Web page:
Finnish designer Pinja Rouger, her French husband and two daughters recently returned from a stint in the USA, setting up home in a traditional 1940s log house just outside Helsinki. When they moved in, the house was in need of a modern update. The pair have slowly set about renovating it room by room, adding their own fun, colourful stamp while being careful to retain the traditional charm. I caught up with Pinja to find out more about Finnish design, her love for colour, and their vibrant, happy home! 

Above: a Papu X Hakola pouf sits beside an iconic Ball Chair designed by Finnish designer Eero Aarnio. 

Day Velvet armchair by Hakola, rug from Anthropologie, The Botanical Shelf (designed by Pinja) 

Who is the driving force behind the interior? 
We both work in the product design industry, but I would say I'm more into interior design. I love to use colours, pastels and bright colours and like to have fun with my home interior. 

What do you do for a living?
I've worked as a product designer as well as a colour and material designer. At the moment I'm working as a freelance designer across the design field from graphic design to product and furniture design. A couple of years ago I designed The Botanical Shelf for house plants together with Rikke Kantinkoski (see her home here) - we were lucky to find a Finnish manufacturer: Adea.  


What does Finnish design mean to you? 
To me, Finnish design is a lot about functionality and purity of materials. Although I've always been a big fan of Marimekko and their bold use of colour and pattern. I would say Finnish design is a bit of a combination of pure functionalism and minimalism with a fun twist. Us Finns love simple, Scandinavian style, but we're not afraid to play with bold details and colour either.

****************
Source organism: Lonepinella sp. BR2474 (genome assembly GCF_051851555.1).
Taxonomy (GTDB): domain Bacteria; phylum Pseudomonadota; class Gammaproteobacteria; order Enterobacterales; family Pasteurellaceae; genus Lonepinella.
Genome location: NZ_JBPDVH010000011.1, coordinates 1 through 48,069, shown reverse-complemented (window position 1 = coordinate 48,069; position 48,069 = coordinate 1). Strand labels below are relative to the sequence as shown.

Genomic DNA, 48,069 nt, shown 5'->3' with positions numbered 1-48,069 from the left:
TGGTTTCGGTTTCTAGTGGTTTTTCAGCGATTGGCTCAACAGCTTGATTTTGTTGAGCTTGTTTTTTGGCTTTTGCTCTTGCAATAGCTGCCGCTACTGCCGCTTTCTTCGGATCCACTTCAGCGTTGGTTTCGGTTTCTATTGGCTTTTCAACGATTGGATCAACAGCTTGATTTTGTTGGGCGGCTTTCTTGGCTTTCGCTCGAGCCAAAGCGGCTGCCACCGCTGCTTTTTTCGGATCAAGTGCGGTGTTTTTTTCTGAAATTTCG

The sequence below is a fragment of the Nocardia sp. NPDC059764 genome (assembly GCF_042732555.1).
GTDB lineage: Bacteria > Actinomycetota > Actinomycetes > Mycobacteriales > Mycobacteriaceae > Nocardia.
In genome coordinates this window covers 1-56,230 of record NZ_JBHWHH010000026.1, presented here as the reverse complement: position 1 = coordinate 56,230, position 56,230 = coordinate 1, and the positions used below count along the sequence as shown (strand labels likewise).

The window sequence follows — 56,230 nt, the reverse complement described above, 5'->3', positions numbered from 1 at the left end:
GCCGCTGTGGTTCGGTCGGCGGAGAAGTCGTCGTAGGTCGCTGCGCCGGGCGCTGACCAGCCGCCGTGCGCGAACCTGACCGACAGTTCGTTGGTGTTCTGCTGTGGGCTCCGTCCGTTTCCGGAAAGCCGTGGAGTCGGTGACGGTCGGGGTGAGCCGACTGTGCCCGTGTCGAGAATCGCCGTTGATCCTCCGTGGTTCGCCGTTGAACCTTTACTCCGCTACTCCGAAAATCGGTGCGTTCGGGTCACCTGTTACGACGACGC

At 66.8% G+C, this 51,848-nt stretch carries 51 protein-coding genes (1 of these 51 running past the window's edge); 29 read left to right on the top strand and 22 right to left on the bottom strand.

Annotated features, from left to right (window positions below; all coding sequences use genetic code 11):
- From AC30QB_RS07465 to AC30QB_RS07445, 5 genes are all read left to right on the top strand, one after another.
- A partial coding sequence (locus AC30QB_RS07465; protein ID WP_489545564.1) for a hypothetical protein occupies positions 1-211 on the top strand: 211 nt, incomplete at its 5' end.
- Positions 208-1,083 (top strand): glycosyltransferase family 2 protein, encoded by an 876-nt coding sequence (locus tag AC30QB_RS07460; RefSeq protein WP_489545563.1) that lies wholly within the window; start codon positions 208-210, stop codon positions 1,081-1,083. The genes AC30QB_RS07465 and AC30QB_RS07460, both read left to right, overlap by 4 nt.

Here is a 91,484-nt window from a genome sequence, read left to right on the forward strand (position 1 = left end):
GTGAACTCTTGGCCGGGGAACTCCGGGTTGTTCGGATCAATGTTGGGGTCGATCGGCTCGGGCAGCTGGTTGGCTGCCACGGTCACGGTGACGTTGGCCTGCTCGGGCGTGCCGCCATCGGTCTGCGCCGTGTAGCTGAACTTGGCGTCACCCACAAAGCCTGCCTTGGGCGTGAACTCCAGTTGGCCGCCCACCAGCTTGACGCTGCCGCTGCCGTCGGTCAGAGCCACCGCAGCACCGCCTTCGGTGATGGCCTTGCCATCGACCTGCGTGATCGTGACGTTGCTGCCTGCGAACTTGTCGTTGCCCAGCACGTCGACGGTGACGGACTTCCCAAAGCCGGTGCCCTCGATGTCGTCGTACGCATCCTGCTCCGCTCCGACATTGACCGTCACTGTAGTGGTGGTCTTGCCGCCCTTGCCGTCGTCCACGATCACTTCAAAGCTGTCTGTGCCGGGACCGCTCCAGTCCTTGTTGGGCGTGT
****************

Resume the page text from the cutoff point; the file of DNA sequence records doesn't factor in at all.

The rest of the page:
Above: Iconic Finnish design pieces such as the Marimekko Siirtolapuutarha teapot and Iittala Alvar Aalto vase sit beside books and other treasures. 

Above: IKEA glass cabinet, Eames rocker (RAR)*

Would you say the products you design are typically Finnish? 
When working on a design I want to be conscious about the design production process and strive to understand how the production process can be made more sustainable and simple. I think this is how a lot of Finnish designers think. We like to use natural materials and simplify the production process - for example, in furniture design we use a lot of wood. Recycling is also close to my heart and I like finding old furniture to renovate. 

How do you transfer your love for colour into your home?
I'm a person who always picks the colourful option and not the safe grey or black. Many colours inspire me. About ten years ago, I went to buy white kitchen tiles and I spotted bright red and glossy red tiles and I knew I had to have them! To me, colour makes things look more interesting and fun and I love to play with different colours and find new combinations. Also the material always affects how the colour appears and I love the tonalities even just one can colour can give depending on the material, light, surface and space. 

Have you always been into interior design?
I got much more into interior design when I started my blog (Pinja Colada) around 8 years ago. For me, it's always been a channel for inspiration, to get inspired and give inspiration.

Above: vintage Artek 69 chairs*, Berså wallpaper by Borås Tapeter

Thank you so much for inviting us into your wonderful home today, Pinja! 

You can see more pics of her vibrant family home over at Pinja Colada (don't miss the DIY ideas!) and on instagram: @pinjacolada

There's a ton of other Finnish homes to be found in this archive too!  

Anyone else feeling massively inspired by the colours in this home today?

Niki

Photography: Pinja Rouger
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A Playful And Relaxed Family Home That's Bound To Put a Smile On Your face!